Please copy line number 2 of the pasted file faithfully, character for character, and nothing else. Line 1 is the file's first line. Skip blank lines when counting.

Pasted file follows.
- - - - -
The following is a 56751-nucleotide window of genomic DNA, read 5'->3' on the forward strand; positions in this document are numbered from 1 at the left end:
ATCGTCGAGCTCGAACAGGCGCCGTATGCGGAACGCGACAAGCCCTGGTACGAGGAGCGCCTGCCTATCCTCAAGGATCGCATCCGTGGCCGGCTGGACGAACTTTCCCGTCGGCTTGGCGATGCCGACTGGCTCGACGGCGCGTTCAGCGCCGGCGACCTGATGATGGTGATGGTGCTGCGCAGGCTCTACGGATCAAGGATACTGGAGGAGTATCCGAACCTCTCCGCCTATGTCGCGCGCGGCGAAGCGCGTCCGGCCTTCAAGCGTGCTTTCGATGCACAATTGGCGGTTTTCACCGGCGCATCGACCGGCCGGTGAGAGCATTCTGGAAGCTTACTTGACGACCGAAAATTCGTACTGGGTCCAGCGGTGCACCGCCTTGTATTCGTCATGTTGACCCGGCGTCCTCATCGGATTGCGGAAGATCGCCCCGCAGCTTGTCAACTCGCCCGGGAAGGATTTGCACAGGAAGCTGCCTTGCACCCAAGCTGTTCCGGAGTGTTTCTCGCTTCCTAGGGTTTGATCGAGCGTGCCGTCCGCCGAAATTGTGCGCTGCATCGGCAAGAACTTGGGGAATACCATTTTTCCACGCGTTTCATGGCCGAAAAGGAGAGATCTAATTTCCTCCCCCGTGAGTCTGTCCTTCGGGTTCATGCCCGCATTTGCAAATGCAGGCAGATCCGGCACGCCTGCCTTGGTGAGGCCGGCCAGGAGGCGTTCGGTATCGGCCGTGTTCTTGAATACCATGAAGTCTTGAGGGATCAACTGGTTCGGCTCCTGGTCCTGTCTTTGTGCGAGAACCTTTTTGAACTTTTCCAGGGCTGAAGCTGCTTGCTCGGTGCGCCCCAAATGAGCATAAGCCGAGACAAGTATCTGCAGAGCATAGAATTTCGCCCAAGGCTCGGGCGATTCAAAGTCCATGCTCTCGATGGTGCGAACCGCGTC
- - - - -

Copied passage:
ATCGTCGAGCTCGAACAGGCGCCGTATGCGGAACGCGACAAGCCCTGGTACGAGGAGCGCCTGCCTATCCTCAAGGATCGCATCCGTGGCCGGCTGGACGAACTTTCCCGTCGGCTTGGCGATGCCGACTGGCTCGACGGCGCGTTCAGCGCCGGCGACCTGATGATGGTGATGGTGCTGCGCAGGCTCTACGGATCAAGGATACTGGAGGAGTATCCGAACCTCTCCGCCTATGTCGCGCGCGGCGAAGCGCGTCCGGCCTTCAAGCGTGCTTTCGATGCACAATTGGCGGTTTTCACCGGCGCATCGACCGGCCGGTGAGAGCATTCTGGAAGCTTACTTGACGACCGAAAATTCGTACTGGGTCCAGCGGTGCACCGCCTTGTATTCGTCATGTTGACCCGGCGTCCTCATCGGATTGCGGAAGATCGCCCCGCAGCTTGTCAACTCGCCCGGGAAGGATTTGCACAGGAAGCTGCCTTGCACCCAAGCTGTTCCGGAGTGTTTCTCGCTTCCTAGGGTTTGATCGAGCGTGCCGTCCGCCGAAATTGTGCGCTGCATCGGCAAGAACTTGGGGAATACCATTTTTCCACGCGTTTCATGGCCGAAAAGGAGAGATCTAATTTCCTCCCCCGTGAGTCTGTCCTTCGGGTTCATGCCCGCATTTGCAAATGCAGGCAGATCCGGCACGCCTGCCTTGGTGAGGCCGGCCAGGAGGCGTTCGGTATCGGCCGTGTTCTTGAATACCATGAAGTCTTGAGGGATCAACTGGTTCGGCTCCTGGTCCTGTCTTTGTGCGAGAACCTTTTTGAACTTTTCCAGGGCTGAAGCTGCTTGCTCGGTGCGCCCCAAATGAGCATAAGCCGAGACAAGTATCTGCAGAGCATAGAATTTCGCCCAAGGCTCGGGCGATTCAAAGTCCATGCTCTCGATGGTGCGAACCGCGTC